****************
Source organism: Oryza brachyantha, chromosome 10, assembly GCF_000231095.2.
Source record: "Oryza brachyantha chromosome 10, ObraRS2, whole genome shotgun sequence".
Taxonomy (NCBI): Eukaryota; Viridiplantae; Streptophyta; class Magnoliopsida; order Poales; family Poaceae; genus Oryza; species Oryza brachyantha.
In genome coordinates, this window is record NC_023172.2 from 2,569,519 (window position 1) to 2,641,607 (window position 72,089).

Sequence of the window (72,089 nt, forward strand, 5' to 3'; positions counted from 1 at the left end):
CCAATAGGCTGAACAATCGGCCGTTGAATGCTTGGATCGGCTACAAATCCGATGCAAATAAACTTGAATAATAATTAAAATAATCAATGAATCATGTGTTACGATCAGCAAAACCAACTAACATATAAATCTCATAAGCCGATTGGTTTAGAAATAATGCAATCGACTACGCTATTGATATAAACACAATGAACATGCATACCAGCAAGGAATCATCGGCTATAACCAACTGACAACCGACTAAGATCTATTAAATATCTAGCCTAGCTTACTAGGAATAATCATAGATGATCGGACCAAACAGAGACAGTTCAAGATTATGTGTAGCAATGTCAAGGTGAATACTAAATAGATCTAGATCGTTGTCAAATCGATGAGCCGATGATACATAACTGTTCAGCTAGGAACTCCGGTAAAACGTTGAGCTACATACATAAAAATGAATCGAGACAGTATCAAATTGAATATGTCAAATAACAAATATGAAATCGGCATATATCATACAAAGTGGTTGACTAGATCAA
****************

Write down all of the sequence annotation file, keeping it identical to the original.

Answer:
Source organism: Oryza brachyantha, chromosome 10, assembly GCF_000231095.2.
Source record: "Oryza brachyantha chromosome 10, ObraRS2, whole genome shotgun sequence".
Taxonomy (NCBI): Eukaryota; Viridiplantae; Streptophyta; class Magnoliopsida; order Poales; family Poaceae; genus Oryza; species Oryza brachyantha.
In genome coordinates, this window is record NC_023172.2 from 2,569,519 (window position 1) to 2,641,607 (window position 72,089).

Sequence of the window (72,089 nt, forward strand, 5' to 3'; positions counted from 1 at the left end):
CCAATAGGCTGAACAATCGGCCGTTGAATGCTTGGATCGGCTACAAATCCGATGCAAATAAACTTGAATAATAATTAAAATAATCAATGAATCATGTGTTACGATCAGCAAAACCAACTAACATATAAATCTCATAAGCCGATTGGTTTAGAAATAATGCAATCGACTACGCTATTGATATAAACACAATGAACATGCATACCAGCAAGGAATCATCGGCTATAACCAACTGACAACCGACTAAGATCTATTAAATATCTAGCCTAGCTTACTAGGAATAATCATAGATGATCGGACCAAACAGAGACAGTTCAAGATTATGTGTAGCAATGTCAAGGTGAATACTAAATAGATCTAGATCGTTGTCAAATCGATGAGCCGATGATACATAACTGTTCAGCTAGGAACTCCGGTAAAACGTTGAGCTACATACATAAAAATGAATCGAGACAGTATCAAATTGAATATGTCAAATAACAAATATGAAATCGGCATATATCATACAAAGTGGTTGACTAGATCAA